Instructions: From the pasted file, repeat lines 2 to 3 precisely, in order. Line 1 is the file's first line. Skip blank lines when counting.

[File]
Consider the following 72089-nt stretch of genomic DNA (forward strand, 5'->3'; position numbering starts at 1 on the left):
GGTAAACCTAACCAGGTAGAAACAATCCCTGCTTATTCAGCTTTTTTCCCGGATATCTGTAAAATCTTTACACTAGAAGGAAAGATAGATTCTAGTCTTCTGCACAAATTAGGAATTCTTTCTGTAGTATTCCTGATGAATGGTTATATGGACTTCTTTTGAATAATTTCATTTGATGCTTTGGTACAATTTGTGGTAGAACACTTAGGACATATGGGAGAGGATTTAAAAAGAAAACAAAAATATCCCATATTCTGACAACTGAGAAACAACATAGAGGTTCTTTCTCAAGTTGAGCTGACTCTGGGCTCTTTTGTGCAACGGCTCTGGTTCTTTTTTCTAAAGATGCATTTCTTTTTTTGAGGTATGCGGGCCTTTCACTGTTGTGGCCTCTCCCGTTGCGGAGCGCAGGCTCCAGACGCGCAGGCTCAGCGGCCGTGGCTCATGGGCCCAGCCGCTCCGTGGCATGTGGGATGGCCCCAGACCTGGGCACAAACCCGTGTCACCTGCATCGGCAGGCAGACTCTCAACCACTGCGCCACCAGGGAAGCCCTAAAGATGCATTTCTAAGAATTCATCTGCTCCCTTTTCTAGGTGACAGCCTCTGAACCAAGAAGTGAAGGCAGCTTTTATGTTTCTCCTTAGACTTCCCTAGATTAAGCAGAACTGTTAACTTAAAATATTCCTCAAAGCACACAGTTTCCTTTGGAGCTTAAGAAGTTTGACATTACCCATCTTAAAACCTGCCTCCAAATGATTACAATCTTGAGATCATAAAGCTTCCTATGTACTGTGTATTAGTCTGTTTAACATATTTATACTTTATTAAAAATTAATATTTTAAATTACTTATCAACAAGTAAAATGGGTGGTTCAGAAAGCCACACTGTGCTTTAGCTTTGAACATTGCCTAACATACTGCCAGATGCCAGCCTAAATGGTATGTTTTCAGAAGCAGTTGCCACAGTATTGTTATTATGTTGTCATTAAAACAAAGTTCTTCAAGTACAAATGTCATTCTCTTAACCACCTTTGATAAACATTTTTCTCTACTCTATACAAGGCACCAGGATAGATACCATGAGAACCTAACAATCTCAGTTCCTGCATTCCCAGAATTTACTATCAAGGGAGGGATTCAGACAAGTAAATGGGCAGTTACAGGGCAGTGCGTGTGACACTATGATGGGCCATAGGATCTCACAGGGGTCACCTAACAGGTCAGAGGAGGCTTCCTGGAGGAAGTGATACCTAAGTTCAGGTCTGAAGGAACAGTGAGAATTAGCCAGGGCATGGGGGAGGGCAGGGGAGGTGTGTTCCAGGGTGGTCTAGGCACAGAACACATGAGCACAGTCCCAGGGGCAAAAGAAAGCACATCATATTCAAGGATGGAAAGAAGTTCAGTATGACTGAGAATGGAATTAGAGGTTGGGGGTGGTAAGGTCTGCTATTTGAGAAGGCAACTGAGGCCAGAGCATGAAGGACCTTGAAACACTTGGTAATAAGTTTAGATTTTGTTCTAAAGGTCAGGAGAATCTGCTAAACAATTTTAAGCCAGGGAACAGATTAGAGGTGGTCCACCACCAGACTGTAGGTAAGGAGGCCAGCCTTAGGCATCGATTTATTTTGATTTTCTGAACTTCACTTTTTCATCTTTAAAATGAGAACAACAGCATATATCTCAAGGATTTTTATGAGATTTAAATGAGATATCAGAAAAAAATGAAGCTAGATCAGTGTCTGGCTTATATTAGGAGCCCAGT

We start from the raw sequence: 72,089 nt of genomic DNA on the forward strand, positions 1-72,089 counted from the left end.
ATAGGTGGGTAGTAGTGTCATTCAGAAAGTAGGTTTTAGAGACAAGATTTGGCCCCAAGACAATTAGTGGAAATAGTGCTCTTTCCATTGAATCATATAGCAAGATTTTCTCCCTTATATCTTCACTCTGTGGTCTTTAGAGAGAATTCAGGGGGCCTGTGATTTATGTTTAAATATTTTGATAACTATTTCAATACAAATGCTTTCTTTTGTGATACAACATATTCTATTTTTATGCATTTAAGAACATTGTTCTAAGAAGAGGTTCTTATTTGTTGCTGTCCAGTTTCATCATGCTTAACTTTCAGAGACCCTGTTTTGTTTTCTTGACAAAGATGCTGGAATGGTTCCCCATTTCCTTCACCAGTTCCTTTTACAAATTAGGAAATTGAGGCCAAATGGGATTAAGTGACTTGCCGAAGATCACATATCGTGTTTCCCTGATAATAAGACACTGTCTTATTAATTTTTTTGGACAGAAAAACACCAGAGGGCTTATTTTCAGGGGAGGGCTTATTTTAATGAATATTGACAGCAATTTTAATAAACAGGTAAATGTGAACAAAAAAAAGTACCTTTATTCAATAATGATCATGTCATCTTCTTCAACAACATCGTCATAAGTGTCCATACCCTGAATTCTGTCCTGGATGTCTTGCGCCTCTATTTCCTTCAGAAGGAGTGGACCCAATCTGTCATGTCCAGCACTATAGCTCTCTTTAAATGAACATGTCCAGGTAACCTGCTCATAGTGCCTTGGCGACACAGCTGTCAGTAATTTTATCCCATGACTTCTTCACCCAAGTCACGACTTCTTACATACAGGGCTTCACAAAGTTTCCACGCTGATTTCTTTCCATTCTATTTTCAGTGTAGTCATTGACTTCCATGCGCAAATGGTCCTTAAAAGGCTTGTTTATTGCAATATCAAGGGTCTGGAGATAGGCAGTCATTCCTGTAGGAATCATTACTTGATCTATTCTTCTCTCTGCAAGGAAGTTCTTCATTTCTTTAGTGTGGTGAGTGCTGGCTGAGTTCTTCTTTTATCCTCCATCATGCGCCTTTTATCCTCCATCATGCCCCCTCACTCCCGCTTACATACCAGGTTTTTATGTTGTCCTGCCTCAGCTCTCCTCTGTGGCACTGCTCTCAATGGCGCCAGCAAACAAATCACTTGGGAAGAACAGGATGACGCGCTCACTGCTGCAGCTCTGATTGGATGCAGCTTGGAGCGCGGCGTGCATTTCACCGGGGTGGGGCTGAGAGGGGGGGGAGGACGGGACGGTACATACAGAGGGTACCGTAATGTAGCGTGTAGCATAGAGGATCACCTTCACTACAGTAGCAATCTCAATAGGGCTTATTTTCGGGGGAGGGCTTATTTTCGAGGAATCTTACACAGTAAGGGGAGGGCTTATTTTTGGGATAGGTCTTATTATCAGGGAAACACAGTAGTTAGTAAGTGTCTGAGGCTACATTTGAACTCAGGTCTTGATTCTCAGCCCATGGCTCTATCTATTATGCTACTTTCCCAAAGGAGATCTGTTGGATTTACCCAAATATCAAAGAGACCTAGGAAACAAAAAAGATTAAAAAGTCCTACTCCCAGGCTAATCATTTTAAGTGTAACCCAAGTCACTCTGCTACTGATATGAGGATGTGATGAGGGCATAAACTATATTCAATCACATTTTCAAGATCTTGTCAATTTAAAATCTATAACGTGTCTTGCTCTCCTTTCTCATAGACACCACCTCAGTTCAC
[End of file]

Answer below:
GGTAAACCTAACCAGGTAGAAACAATCCCTGCTTATTCAGCTTTTTTCCCGGATATCTGTAAAATCTTTACACTAGAAGGAAAGATAGATTCTAGTCTTCTGCACAAATTAGGAATTCTTTCTGTAGTATTCCTGATGAATGGTTATATGGACTTCTTTTGAATAATTTCATTTGATGCTTTGGTACAATTTGTGGTAGAACACTTAGGACATATGGGAGAGGATTTAAAAAGAAAACAAAAATATCCCATATTCTGACAACTGAGAAACAACATAGAGGTTCTTTCTCAAGTTGAGCTGACTCTGGGCTCTTTTGTGCAACGGCTCTGGTTCTTTTTTCTAAAGATGCATTTCTTTTTTTGAGGTATGCGGGCCTTTCACTGTTGTGGCCTCTCCCGTTGCGGAGCGCAGGCTCCAGACGCGCAGGCTCAGCGGCCGTGGCTCATGGGCCCAGCCGCTCCGTGGCATGTGGGATGGCCCCAGACCTGGGCACAAACCCGTGTCACCTGCATCGGCAGGCAGACTCTCAACCACTGCGCCACCAGGGAAGCCCTAAAGATGCATTTCTAAGAATTCATCTGCTCCCTTTTCTAGGTGACAGCCTCTGAACCAAGAAGTGAAGGCAGCTTTTATGTTTCTCCTTAGACTTCCCTAGATTAAGCAGAACTGTTAACTTAAAATATTCCTCAAAGCACACAGTTTCCTTTGGAGCTTAAGAAGTTTGACATTACCCATCTTAAAACCTGCCTCCAAATGATTACAATCTTGAGATCATAAAGCTTCCTATGTACTGTGTATTAGTCTGTTTAACATATTTATACTTTATTAAAAATTAATATTTTAAATTACTTATCAACAAGTAAAATGGGTGGTTCAGAAAGCCACACTGTGCTTTAGCTTTGAACATTGCCTAACATACTGCCAGATGCCAGCCTAAATGGTATGTTTTCAGAAGCAGTTGCCACAGTATTGTTATTATGTTGTCATTAAAACAAAGTTCTTCAAGTACAAATGTCATTCTCTTAACCACCTTTGATAAACATTTTTCTCTACTCTATACAAGGCACCAGGATAGATACCATGAGAACCTAACAATCTCAGTTCCTGCATTCCCAGAATTTACTATCAAGGGAGGGATTCAGACAAGTAAATGGGCAGTTACAGGGCAGTGCGTGTGACACTATGATGGGCCATAGGATCTCACAGGGGTCACCTAACAGGTCAGAGGAGGCTTCCTGGAGGAAGTGATACCTAAGTTCAGGTCTGAAGGAACAGTGAGAATTAGCCAGGGCATGGGGGAGGGCAGGGGAGGTGTGTTCCAGGGTGGTCTAGGCACAGAACACATGAGCACAGTCCCAGGGGCAAAAGAAAGCACATCATATTCAAGGATGGAAAGAAGTTCAGTATGACTGAGAATGGAATTAGAGGTTGGGGGTGGTAAGGTCTGCTATTTGAGAAGGCAACTGAGGCCAGAGCATGAAGGACCTTGAAACACTTGGTAATAAGTTTAGATTTTGTTCTAAAGGTCAGGAGAATCTGCTAAACAATTTTAAGCCAGGGAACAGATTAGAGGTGGTCCACCACCAGACTGTAGGTAAGGAGGCCAGCCTTAGGCATCGATTTATTTTGATTTTCTGAACTTCACTTTTTCATCTTTAAAATGAGAACAACAGCATATATCTCAAGGATTTTTATGAGATTTAAATGAGATATCAGAAAAAAATGAAGCTAGATCAGTGTCTGGCTTATATTAGGAGCCCAGT

We start from the raw sequence: 72,089 nt of genomic DNA on the forward strand, positions 1-72,089 counted from the left end.